Kevin Schnepf, Published December 13 2009
Schnepf: Dear NCAA: Please fix football, not basketballHere’s something that makes as much sense as driving your Escalade into a fire hydrant: NCAA tournament expansion talks back in the picture.
We’re talking about the NCAA men’s basketball tournament here – one of the most lucrative, most watched and most hyped events in this country. You know. March Madness. The Big Dance. One Shining Moment.
Evidently, whoever is proposing expansion wants to take the luster off this moment. Why mess with a good thing? If it ain’t broke, why fix it?
The NCAA is looking at the wrong sport. If anything needs fixing, it’s college football – not college basketball. Instead of wasting its time talking about expanding the 65-team basketball tournament, why doesn’t the NCAA – once and for all – talk about implementing a playoff system for college football?
We all know the answer. Money.
From the Little Caesar’s Pizza Bowl to the PapaJohns.com Bowl, college football delivers money-spending fans to the more than 30 cities that host bowls. So while the players from Texas and Alabama prepare for a national championship game for five weeks (plenty of time for a 16-team playoff), we get this:
- The Humanitarian Bowl. What’s humane about watching
7-5 Bowling Green play 7-5 Idaho?
- The Insight Bowl. This should be called the Ignorance Bowl when you have Punky Brewster’s 6-6 Minnesota Gophers playing 6-6 Iowa State. (If I remember correctly, South Dakota State nearly beat the Gophers and our 3-8 Bison hung with Iowa State).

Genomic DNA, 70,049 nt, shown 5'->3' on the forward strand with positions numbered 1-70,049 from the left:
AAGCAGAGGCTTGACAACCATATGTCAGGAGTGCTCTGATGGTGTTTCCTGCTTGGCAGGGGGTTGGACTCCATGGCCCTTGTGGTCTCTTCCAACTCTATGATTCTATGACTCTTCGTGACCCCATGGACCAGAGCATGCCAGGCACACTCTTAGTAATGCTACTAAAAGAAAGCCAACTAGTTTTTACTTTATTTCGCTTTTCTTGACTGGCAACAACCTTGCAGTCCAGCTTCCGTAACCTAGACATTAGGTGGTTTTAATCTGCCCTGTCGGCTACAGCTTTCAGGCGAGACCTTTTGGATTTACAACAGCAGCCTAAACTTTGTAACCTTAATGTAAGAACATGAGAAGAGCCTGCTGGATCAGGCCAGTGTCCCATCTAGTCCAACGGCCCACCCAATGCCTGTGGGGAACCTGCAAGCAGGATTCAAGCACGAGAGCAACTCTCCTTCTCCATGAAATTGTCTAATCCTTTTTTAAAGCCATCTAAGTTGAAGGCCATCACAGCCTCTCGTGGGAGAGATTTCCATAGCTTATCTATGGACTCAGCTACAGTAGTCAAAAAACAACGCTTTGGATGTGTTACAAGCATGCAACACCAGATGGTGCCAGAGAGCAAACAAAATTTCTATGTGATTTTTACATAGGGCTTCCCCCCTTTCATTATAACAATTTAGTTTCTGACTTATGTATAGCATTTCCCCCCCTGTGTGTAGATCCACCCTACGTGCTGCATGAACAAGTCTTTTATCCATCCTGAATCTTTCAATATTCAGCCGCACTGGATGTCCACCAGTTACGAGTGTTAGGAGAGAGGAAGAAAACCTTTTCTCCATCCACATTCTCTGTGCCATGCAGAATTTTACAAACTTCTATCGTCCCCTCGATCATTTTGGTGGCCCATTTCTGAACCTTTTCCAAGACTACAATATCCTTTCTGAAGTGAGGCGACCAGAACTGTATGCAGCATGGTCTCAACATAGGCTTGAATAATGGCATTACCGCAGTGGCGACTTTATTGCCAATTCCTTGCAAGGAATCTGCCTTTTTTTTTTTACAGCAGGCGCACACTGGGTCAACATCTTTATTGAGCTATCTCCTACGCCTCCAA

- The International Bowl. 7-5 South Florida and 7-5 Northern Illinois get to travel to Toronto. It’s like Michael Scott describing his business trip to Winnipeg as traveling to a foreign country.
- GMAC Bowl. Financing a game pitting Central Michigan against Troy State is riskier than allowing me to purchase at Bentley.
- In the 34 bowl games that will bombard us for the next month, there will be eight 6-6 teams and 15 7-5 teams. I’d sooner watch a head-bobbing Dick Vitale yell ‘baby’ for five weeks.
Which brings us to these possible expansion options for the NCAA men’s basketball tournament: From 65 to 68 in which eight teams would play for the four 16 seeds; from 65 to 80 or from 65 to 96.
Evidently, Syracuse coach Jim Boeheim must have some clout after raising a stink in 2007 when his team didn’t make the tournament field. But, ironically, money may have more clout in keeping March Madness the way it is.
Do you really think the NCAA would put its $6 billion TV contract in jeopardy by messing with a good thing? Do you think officials from high-power conferences like the Big East, ACC, SEC, Big Ten and Big 12 would want the value of their money-making postseason tournaments damaged with the expansion of the Big Dance?
Let’s hope not. Meanwhile, we can get excited about that Dec. 23 Poinsettia Bowl.
Readers can reach Forum reporter Kevin Schnepf at (701) 241-5549